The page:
QIM: Quantifying profits

After much contemplation, Jaffray Woodriff settled on quantitative behavioral finance to describe his trading methodology. It is a mouthful, as is behavioral finance academics, artificial intelligence and evolutionary programming — all apt descriptions of what he does. It also is understandably complex considering he has designed software that has created and tested hundreds of billions of trading models. The best models are employed in Quantitative Investment Management’s (QIM) Global program.

Woodriff, system designer and one of three principals at the Charlottesville, Va., based QIM, created his first trading system in 1987 as a college student. And while his trading was successful, that program and the subsequent commodity trading advisor (CTA) he formed never gained traction. In 1997 he moved to New York to trade his unique models for a bank. He ended up at Societe Generale were he traded commodities, currencies and individual stocks.

In New York he worked with Michael Geismar, another QIM principal, who was an old college buddy from the University of Virginia. Greyson Williams, pictured, is also a principal.

In December 2001 they went off on their own to trade Woodriff’s methodology with proprietary money. In October 2003, QIM started trading customer funds. The program produced returns of 35.69% in 2003, 22.96% in 2004 and is one of the few CTAs enjoying a positive 2005.

Woodriff’s software, which is based on mathematics, utilizes artificial intelligence techniques that take a group of relatively simple inputs and create a vast number of trading models. Those models are tested throughout 25 years of market data in 40 different markets and the best 1,500 models are used in the program. The models are scored on performance and correlation to each other. They create an overall score, between -500 and 500, for each market. A score above 100 or below -100 will generate a buy or sell signal. It is a compilation of the all the models that recognize market patterns; some are trend following and some are countertrend, while others are neither.

“The models are generated by computer code, they’re not selected because I went out to try and find a countertrend model that would do great at long-term market turns. The models are screened algorithmically based on how well they predict the movement of markets at any time,” Woodriff says. He ends up with many long- and short-term models. The composite signals tends to be the short- to medium-term type signals, holding trades an average of eight to 10 days.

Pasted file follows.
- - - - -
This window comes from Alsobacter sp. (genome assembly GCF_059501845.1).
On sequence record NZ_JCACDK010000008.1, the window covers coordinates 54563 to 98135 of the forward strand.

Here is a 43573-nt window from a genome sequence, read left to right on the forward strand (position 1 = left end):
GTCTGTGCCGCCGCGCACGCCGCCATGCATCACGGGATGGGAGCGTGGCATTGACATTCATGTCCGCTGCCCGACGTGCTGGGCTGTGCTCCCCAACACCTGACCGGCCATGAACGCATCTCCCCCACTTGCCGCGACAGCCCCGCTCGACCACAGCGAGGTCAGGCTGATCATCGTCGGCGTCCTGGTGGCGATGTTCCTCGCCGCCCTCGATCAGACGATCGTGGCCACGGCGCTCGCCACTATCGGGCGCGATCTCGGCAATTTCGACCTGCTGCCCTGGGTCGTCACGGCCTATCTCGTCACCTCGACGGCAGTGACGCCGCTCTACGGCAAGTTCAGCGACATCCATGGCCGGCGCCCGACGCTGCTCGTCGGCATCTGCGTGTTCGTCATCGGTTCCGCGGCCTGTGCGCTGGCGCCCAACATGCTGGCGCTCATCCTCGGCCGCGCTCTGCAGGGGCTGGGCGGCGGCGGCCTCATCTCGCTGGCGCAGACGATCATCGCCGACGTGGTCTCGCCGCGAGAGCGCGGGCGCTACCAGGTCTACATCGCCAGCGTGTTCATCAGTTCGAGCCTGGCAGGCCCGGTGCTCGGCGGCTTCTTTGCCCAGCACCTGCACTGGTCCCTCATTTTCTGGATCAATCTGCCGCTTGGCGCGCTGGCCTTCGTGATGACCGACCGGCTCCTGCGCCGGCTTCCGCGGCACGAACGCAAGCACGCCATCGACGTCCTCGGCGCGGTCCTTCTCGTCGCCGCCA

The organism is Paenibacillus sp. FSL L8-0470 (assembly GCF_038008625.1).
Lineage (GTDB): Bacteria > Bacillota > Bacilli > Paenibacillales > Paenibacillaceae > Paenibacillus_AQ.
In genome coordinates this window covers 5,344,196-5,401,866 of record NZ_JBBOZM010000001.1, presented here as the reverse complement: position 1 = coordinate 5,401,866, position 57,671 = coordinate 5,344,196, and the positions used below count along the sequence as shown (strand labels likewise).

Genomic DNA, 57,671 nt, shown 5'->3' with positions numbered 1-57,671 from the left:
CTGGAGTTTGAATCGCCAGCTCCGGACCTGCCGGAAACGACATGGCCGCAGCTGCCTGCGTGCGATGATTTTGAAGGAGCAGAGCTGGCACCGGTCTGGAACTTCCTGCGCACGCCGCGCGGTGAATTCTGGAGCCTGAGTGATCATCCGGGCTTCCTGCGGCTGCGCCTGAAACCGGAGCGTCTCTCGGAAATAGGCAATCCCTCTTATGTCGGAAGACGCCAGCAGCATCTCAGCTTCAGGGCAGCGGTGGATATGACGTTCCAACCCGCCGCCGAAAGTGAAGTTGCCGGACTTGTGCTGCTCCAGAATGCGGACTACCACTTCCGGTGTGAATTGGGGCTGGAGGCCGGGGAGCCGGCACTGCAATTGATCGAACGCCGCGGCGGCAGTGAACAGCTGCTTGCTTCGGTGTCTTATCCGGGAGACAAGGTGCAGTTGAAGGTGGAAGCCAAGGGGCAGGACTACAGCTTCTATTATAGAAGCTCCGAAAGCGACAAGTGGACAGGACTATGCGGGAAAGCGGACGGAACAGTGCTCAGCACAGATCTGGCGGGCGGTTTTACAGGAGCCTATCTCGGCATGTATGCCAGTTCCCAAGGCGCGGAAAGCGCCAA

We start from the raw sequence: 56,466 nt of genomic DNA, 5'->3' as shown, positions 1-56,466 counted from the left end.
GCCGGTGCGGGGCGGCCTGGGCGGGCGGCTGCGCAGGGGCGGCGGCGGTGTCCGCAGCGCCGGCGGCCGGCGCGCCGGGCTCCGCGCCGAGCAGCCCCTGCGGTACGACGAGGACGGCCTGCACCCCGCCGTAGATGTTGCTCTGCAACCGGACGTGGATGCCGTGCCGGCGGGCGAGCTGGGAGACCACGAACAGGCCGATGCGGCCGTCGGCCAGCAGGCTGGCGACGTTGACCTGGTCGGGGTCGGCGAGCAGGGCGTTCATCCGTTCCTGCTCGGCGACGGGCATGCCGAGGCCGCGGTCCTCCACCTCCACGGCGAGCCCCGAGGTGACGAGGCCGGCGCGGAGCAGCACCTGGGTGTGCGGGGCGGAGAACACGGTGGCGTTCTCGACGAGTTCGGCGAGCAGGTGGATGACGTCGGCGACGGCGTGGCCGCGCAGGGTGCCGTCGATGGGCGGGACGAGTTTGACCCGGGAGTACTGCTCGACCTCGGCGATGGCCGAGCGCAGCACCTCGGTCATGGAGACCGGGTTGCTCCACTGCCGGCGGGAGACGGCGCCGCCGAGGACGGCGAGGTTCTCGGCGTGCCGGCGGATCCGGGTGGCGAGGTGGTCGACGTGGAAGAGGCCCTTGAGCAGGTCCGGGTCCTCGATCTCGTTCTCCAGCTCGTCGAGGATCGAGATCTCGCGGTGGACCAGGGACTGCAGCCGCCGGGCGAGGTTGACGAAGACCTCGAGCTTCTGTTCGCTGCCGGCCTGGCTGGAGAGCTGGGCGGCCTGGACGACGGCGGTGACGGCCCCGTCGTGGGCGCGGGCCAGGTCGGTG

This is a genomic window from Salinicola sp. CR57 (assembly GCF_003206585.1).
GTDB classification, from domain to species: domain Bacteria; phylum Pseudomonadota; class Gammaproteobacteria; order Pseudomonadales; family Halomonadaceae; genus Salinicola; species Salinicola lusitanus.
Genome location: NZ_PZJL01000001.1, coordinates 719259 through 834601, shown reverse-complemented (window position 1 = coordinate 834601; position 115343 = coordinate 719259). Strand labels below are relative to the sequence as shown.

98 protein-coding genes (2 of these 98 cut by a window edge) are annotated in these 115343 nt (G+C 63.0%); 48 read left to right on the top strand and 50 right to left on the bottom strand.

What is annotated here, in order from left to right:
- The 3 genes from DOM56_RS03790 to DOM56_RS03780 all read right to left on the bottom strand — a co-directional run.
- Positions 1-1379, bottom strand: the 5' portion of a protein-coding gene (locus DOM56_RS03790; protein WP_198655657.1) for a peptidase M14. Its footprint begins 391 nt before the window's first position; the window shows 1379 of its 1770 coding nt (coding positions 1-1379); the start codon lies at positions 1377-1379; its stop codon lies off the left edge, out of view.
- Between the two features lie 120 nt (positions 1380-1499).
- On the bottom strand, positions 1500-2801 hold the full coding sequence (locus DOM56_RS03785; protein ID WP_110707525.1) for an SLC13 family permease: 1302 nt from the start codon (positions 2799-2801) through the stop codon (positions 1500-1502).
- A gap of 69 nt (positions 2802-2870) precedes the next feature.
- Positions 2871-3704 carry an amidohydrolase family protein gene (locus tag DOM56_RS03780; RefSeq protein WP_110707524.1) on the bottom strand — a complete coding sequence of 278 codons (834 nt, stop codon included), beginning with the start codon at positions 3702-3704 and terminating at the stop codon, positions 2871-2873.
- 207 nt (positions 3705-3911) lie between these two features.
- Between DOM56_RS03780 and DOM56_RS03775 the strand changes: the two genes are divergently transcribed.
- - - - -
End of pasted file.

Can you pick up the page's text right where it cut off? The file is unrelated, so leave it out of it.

He separates his methodology from other managers involved in behavioral finance who create methodology on the psychology of market participants. “We take a much more systematic approach to finding patterns,” he says. They will come up with a hypothesis that makes sense and then test it quantitatively. “While we have created a software program that goes out and searches for possible mathematical formulas for patterns, it is a much broader search,” he says. “We take a very generalized approach that there are patterns in the market and we are going to generate potential patterns and see how well they do by generating billions of them and see what comes to the top.”

The program at times acts as a reversal system. If the system’s score in a market goes from more than 100 to -100 or worse, it will reverse. This came in handy in Japanese Government bond futures (JGB) in April when QIM profitably flipped its JGB position several times.

Geismar points out, “For five consecutive days we went from long to short and short to long in the JGB, and made money on each trade. It is not uncommon for us to trade actively in speculative markets.”

While not the overall goal of the program, the models allow QIM to exploit market corrections. “We tend to catch pullbacks in the middle and near the end of trends and then get back in where trend followers would just be having a down day or getting stopped out. A lot of time we will take the other side of the trend for a day or three and then maybe get back into the trend for another several weeks after that,” Woodriff says.

That flexibility proved enormously beneficial in the volatile crude oil markets where Geismar notes QIM made money in each of the last six months from November 2004 to April 2005. It explains why QIM earned 7.26% in April, a very difficult month for nearly all money managers.

“We know that we do better in markets that are more bubbly, more speculative, with more people jumping on board and more tension. Crude oil has been that type of market and we have traded it very well in different phases. The more speculatively a market is acting, the better we trade it,” Woodriff says.

Despite its success and complexity, Woodriff’s methodology continues to evolve. “We haven’t set the trading system in stone, it is evolving slowly. If we add new models based on the same filtering process as the models that have already worked, then that should only improve performance,” Woodriff adds.

About the Author

Editor-in-Chief of Modern Trader, Daniel Collins is a 25-year veteran of the futures industry having worked on the trading floors of both the Chicago Board